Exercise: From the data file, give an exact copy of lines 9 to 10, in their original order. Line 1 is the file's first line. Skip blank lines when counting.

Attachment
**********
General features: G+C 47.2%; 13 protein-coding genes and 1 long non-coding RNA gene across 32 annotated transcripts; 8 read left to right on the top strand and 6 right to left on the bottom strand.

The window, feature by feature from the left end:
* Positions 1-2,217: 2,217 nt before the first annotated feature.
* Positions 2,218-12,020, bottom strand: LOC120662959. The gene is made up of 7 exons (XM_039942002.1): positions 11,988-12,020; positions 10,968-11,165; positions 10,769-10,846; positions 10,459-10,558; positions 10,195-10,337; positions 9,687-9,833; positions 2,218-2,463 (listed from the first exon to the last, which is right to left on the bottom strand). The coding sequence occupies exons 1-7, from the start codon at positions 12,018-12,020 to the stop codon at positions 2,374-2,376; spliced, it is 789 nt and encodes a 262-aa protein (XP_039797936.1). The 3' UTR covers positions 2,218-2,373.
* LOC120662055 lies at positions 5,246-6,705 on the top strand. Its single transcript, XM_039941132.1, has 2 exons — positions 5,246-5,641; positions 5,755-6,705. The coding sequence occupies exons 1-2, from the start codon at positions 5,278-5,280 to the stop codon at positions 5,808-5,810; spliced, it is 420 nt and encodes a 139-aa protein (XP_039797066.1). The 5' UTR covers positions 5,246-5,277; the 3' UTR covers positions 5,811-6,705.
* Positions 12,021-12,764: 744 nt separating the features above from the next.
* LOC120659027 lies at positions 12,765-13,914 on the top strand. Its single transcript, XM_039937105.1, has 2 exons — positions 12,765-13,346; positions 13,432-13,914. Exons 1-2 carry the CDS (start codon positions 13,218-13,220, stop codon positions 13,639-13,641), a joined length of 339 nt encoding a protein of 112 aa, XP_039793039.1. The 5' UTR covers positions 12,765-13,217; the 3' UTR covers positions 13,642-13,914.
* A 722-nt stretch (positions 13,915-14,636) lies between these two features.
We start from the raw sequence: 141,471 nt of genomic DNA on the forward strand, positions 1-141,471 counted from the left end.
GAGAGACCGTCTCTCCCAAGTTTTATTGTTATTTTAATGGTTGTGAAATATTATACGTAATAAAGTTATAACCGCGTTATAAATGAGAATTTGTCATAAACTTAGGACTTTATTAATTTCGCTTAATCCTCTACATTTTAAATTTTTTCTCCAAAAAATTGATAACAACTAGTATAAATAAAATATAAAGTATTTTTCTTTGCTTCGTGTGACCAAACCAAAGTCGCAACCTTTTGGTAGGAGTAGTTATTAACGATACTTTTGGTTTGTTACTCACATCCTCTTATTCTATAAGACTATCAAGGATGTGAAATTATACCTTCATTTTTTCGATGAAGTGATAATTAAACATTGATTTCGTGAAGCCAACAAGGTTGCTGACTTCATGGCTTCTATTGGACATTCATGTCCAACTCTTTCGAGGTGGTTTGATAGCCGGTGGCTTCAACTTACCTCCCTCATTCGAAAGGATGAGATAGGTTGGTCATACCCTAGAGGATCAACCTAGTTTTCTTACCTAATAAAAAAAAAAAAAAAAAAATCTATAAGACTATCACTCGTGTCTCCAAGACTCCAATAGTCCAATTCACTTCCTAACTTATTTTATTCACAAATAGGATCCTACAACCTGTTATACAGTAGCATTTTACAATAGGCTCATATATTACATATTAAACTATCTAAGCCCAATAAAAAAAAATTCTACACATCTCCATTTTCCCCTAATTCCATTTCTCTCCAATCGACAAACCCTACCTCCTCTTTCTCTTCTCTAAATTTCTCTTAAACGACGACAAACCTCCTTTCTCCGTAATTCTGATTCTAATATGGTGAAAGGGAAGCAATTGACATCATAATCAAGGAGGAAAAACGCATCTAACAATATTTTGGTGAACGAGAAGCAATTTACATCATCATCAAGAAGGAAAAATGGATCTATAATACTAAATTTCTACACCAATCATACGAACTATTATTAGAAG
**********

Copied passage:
We start from the raw sequence: 141,471 nt of genomic DNA on the forward strand, positions 1-141,471 counted from the left end.
GAGAGACCGTCTCTCCCAAGTTTTATTGTTATTTTAATGGTTGTGAAATATTATACGTAATAAAGTTATAACCGCGTTATAAATGAGAATTTGTCATAAACTTAGGACTTTATTAATTTCGCTTAATCCTCTACATTTTAAATTTTTTCTCCAAAAAATTGATAACAACTAGTATAAATAAAATATAAAGTATTTTTCTTTGCTTCGTGTGACCAAACCAAAGTCGCAACCTTTTGGTAGGAGTAGTTATTAACGATACTTTTGGTTTGTTACTCACATCCTCTTATTCTATAAGACTATCAAGGATGTGAAATTATACCTTCATTTTTTCGATGAAGTGATAATTAAACATTGATTTCGTGAAGCCAACAAGGTTGCTGACTTCATGGCTTCTATTGGACATTCATGTCCAACTCTTTCGAGGTGGTTTGATAGCCGGTGGCTTCAACTTACCTCCCTCATTCGAAAGGATGAGATAGGTTGGTCATACCCTAGAGGATCAACCTAGTTTTCTTACCTAATAAAAAAAAAAAAAAAAAAATCTATAAGACTATCACTCGTGTCTCCAAGACTCCAATAGTCCAATTCACTTCCTAACTTATTTTATTCACAAATAGGATCCTACAACCTGTTATACAGTAGCATTTTACAATAGGCTCATATATTACATATTAAACTATCTAAGCCCAATAAAAAAAAATTCTACACATCTCCATTTTCCCCTAATTCCATTTCTCTCCAATCGACAAACCCTACCTCCTCTTTCTCTTCTCTAAATTTCTCTTAAACGACGACAAACCTCCTTTCTCCGTAATTCTGATTCTAATATGGTGAAAGGGAAGCAATTGACATCATAATCAAGGAGGAAAAACGCATCTAACAATATTTTGGTGAACGAGAAGCAATTTACATCATCATCAAGAAGGAAAAATGGATCTATAATACTAAATTTCTACACCAATCATACGAACTATTATTAGAAG